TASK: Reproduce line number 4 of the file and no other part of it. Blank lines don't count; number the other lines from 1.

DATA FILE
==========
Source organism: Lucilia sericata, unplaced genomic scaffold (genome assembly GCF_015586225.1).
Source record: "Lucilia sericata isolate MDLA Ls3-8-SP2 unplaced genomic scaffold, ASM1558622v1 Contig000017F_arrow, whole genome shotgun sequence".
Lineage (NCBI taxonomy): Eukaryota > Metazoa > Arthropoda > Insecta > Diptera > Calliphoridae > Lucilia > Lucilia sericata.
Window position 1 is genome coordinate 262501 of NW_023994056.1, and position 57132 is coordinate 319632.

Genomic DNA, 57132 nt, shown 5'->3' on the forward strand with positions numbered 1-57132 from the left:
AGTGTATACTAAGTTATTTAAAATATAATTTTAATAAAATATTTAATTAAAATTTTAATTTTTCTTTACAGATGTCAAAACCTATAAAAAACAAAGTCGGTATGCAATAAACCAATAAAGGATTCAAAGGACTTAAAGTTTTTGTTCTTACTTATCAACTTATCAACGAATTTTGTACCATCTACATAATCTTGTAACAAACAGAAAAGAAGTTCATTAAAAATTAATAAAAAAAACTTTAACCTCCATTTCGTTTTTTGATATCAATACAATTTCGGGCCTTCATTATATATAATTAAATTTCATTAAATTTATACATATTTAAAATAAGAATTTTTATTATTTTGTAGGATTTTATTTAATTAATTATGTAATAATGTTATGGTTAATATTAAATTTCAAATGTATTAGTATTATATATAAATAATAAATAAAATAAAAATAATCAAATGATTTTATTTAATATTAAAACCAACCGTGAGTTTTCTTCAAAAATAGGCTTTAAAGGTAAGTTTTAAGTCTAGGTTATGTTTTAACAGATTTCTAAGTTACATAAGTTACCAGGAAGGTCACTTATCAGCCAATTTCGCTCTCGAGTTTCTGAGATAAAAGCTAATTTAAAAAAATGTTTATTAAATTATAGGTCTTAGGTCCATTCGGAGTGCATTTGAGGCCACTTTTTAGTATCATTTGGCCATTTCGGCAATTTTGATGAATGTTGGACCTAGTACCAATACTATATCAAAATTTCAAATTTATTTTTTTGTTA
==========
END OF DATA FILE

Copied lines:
Window position 1 is genome coordinate 262501 of NW_023994056.1, and position 57132 is coordinate 319632.